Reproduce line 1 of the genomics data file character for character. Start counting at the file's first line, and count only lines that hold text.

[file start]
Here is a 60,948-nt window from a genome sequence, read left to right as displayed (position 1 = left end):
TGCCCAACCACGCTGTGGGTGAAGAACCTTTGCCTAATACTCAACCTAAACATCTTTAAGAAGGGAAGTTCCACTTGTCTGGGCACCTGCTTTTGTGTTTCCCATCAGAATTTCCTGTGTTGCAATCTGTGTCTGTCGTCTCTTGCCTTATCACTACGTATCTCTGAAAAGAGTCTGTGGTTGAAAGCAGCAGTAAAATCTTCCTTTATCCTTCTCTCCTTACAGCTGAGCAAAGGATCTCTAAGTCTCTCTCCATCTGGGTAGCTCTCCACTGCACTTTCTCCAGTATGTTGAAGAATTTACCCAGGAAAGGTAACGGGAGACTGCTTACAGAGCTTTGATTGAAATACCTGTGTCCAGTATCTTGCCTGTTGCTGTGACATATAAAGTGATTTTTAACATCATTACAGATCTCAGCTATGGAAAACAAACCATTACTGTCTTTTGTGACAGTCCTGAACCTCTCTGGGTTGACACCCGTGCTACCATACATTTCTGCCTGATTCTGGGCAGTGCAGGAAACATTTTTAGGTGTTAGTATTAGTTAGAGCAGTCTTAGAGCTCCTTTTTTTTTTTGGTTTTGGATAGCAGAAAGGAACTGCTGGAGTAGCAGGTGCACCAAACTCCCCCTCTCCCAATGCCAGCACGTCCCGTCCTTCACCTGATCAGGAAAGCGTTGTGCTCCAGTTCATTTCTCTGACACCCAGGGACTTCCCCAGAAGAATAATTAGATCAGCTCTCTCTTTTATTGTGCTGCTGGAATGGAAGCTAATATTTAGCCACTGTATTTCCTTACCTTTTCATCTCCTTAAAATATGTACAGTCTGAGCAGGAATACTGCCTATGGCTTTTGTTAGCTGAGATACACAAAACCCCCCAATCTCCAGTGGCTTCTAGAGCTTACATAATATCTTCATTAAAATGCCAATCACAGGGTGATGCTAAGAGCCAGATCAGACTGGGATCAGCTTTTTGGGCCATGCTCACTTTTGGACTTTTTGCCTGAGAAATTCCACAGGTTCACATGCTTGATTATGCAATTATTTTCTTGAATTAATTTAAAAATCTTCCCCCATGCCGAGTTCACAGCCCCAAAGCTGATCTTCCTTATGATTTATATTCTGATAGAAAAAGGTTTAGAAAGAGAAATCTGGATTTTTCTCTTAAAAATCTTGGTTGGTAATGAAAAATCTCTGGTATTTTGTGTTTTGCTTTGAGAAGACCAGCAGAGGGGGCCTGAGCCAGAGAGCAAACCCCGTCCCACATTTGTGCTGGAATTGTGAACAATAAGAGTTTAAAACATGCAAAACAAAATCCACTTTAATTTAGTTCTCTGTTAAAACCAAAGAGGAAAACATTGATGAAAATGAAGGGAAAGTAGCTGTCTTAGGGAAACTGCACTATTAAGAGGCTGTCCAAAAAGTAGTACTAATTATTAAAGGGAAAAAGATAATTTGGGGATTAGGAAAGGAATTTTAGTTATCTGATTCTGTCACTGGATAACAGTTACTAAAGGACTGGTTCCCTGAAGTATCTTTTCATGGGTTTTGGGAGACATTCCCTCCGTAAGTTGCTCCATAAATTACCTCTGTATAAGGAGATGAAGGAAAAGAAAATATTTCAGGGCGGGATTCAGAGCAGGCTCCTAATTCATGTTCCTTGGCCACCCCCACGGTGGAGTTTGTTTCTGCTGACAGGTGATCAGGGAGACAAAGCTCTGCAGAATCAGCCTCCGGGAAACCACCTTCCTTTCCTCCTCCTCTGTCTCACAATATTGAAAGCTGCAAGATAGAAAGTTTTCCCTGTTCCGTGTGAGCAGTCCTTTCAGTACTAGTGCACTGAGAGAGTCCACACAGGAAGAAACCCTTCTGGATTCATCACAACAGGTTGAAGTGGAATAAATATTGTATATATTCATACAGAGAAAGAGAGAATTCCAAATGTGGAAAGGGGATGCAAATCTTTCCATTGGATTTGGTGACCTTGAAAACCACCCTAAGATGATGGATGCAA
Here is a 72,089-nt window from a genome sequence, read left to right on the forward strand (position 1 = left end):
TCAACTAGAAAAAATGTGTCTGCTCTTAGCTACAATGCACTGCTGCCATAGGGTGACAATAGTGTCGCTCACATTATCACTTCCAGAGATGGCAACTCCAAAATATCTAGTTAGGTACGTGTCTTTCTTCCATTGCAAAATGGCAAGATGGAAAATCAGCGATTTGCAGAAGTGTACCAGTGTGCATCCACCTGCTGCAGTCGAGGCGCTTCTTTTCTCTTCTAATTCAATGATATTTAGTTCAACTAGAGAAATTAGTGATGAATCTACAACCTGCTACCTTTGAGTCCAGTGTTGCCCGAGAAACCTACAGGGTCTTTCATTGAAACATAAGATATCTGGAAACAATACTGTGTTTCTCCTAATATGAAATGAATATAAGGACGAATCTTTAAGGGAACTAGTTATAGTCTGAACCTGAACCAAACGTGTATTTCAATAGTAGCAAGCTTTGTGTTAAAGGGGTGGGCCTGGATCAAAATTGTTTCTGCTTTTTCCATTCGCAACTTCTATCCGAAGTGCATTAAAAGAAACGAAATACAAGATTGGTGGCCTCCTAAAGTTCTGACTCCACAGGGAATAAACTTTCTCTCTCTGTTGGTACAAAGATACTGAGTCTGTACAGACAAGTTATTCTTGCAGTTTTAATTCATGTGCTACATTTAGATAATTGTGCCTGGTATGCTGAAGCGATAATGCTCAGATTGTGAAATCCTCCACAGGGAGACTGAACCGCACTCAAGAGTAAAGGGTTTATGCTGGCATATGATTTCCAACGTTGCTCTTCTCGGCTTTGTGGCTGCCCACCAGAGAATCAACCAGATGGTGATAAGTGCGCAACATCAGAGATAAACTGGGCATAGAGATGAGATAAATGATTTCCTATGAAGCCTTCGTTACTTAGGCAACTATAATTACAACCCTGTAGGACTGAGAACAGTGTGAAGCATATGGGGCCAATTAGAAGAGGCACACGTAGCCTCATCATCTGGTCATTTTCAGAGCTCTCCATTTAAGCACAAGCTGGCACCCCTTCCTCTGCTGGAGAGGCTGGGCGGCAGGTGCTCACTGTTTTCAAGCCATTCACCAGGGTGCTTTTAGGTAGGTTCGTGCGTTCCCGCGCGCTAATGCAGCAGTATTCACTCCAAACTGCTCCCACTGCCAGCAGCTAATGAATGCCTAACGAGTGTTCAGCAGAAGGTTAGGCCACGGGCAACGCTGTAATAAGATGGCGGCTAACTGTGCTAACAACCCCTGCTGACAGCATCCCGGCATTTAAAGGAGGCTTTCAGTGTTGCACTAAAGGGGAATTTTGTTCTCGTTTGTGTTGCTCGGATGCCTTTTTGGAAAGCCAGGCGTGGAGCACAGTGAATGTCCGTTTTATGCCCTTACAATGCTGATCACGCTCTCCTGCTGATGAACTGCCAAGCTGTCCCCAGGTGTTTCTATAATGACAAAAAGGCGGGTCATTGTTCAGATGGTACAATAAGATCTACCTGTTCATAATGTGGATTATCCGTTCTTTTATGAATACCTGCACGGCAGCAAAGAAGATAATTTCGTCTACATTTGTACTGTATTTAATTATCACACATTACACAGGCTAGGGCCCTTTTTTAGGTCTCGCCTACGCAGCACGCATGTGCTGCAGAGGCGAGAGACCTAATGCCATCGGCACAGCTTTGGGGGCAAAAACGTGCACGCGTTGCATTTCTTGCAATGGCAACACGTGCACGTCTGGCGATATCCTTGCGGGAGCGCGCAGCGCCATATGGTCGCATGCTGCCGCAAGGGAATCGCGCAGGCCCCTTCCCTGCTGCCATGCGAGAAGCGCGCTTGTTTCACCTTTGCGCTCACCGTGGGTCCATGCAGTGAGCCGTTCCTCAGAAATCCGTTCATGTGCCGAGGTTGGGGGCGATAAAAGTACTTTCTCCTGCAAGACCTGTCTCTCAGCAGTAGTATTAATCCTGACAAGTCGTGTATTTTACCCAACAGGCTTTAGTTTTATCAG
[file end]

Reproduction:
Here is a 60,948-nt window from a genome sequence, read left to right as displayed (position 1 = left end):